Fordyce spots

Hi Alice,

I have Fordyce spots on my penis and some of them are really bad.

I'm 16 years old, is there any treatment I can use to remove the spots?

Thank you.

Dear Reader,

Becoming acquainted with what’s going on “down under” is a great way to keep an eye on any changes that may occur. Fordyce spots happen when the sebaceous gland (the glands responsible for secreting the oil for the hair and skin) are clogged. The good news is that Fordyce spots are typically harmless and often go away on their own. Also, they are non-transmissible, so you cannot pass them onto a partner during sexual activity. They typically become more visible during puberty (and occurrences tend to increase with age) and appear as red, yellow, or white raised bumps on the facial lips or genitalia in both men and women. About 50 to 80 percent of all people have them, making them quite common.

Back to your question about the Fordyce spots on your penis: Firstly, if you have not had them diagnosed by a health care provider, you may want to schedule a visit so they can rule out anything more serious. Most Fordyce spots are asymptomatic; however, some men report that the spots on their penis are itchy or uncomfortable during sexual activity. Also, they may bleed if irritated or during sexual activity. It’s good to note though that they are considered benign. The spots may be easier to see during an erection when the skin is stretched (revealing what looks like a lump), and they may let out a chalky discharge if squeezed.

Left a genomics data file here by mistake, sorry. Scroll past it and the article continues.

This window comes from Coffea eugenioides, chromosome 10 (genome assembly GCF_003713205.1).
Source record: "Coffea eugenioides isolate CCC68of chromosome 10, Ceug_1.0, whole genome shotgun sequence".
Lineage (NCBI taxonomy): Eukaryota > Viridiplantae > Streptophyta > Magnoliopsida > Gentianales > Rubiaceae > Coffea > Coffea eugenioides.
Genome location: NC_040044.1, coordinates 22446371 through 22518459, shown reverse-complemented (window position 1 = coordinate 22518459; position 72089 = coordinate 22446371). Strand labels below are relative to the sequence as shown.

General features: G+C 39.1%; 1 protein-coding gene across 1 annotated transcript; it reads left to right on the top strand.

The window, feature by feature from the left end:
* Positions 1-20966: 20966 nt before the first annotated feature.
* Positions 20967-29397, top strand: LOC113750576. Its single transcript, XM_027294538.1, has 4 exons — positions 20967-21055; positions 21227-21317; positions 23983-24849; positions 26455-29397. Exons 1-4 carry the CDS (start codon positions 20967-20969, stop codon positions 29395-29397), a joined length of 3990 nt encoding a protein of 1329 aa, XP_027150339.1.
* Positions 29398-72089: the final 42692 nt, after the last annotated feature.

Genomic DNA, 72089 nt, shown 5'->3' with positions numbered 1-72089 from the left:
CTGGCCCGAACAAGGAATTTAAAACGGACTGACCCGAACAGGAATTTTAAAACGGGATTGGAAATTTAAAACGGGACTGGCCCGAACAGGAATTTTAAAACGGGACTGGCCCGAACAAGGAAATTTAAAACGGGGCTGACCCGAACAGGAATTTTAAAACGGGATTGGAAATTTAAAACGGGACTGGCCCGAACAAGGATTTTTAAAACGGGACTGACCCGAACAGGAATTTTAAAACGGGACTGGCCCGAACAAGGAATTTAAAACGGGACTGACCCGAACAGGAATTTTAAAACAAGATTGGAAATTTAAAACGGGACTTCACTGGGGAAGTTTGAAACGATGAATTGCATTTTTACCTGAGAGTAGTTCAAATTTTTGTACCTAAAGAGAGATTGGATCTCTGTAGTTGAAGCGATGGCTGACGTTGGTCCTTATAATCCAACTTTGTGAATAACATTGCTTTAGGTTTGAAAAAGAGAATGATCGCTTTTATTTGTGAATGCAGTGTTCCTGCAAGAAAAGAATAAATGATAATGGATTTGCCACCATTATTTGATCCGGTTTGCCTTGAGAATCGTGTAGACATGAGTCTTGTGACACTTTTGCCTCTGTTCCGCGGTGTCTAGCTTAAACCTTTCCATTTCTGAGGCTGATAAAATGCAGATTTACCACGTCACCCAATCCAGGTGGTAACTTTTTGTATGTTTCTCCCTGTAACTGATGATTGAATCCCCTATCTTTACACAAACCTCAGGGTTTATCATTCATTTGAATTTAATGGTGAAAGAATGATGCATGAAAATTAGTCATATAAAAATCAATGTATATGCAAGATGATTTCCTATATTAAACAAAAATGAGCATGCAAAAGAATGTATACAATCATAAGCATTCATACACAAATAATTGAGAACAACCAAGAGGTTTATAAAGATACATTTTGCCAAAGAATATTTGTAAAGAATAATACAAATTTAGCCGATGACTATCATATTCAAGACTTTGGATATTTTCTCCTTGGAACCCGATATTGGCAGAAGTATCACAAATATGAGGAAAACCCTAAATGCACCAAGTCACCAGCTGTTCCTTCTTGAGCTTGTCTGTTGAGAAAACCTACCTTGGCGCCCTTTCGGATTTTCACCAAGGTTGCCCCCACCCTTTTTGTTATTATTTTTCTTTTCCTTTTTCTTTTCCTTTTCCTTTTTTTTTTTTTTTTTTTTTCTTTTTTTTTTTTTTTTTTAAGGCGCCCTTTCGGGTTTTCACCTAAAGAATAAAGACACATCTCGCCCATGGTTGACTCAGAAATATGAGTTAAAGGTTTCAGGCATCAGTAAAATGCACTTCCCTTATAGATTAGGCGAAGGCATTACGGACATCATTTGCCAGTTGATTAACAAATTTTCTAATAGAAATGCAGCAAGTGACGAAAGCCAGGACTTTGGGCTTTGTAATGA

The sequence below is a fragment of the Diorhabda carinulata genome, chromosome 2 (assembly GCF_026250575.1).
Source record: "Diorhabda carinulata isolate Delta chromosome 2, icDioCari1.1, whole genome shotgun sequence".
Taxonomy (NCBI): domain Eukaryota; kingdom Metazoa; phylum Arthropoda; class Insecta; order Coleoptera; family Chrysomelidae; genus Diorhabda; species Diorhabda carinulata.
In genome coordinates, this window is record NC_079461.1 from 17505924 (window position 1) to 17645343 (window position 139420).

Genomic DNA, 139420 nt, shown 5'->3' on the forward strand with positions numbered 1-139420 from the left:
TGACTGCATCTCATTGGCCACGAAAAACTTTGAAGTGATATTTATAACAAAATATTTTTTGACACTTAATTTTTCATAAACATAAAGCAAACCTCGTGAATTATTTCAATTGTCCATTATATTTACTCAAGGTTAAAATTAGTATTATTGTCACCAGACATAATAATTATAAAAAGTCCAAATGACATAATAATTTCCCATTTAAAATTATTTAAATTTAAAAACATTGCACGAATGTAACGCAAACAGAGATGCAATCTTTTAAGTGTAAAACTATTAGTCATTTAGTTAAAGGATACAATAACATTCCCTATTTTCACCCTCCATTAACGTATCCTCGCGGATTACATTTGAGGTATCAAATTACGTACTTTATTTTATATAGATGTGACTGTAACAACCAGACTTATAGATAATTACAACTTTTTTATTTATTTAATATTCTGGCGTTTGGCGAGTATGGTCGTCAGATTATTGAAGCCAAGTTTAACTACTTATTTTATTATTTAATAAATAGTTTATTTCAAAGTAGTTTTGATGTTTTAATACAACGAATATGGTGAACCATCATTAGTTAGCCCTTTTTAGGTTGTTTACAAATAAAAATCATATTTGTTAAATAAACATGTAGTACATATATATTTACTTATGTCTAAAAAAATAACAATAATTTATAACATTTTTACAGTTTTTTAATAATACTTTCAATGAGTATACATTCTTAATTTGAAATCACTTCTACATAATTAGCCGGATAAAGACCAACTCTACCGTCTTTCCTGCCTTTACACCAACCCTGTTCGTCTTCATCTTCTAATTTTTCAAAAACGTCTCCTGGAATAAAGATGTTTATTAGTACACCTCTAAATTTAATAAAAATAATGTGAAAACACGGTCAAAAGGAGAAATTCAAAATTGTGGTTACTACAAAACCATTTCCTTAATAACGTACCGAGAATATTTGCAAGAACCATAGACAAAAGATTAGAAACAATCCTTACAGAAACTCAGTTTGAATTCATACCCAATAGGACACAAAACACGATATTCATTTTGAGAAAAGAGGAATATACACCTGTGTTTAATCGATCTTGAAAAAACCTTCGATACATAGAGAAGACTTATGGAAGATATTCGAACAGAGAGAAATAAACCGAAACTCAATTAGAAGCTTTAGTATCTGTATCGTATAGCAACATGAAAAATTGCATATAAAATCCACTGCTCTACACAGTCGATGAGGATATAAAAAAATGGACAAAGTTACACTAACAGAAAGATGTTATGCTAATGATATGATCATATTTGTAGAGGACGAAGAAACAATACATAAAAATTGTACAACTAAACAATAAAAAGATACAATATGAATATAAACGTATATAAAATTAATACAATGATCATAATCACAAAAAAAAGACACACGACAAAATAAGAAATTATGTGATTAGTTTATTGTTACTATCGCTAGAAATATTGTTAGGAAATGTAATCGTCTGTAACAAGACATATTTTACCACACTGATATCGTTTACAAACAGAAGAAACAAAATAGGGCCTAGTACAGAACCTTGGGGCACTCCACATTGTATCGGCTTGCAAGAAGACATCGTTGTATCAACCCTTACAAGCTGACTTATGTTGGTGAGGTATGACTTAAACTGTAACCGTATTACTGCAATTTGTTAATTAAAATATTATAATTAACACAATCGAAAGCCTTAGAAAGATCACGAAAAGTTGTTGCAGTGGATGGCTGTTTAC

Because Fordyce spots are not considered harmful, the only reason to treat this dermatological condition is aesthetic. Treatment options for Fordyce spots on the penis all come with potential side effects (including redness, painful swelling, and scarring), so many doctors advise against treatment altogether. Available treatments that have been used by some to treat spots on the penis include:

  • Surgical excisions: by way of an outpatient procedure that requires general anesthesia
  • Laser therapy: using carbon dioxide (CO2) to remove the spots
  • Cryotherapy: freezing (and thereby getting rid of) the spots by applying liquid nitrogen
  • Photodynamic therapy: destroying the spots through a combination of a special blend of medicine and light therapy
  • Topical treatment: using different types of acid to remove the spots

As these treatments may come with side effects, you may want to talk with your health care provider. S/he may be able to help you decide how to best treat this issue. Though these spots are causing you some distress, it may be reassuring to remember that these spots are not only harmless but also common!

Originally published Nov 14, 2014

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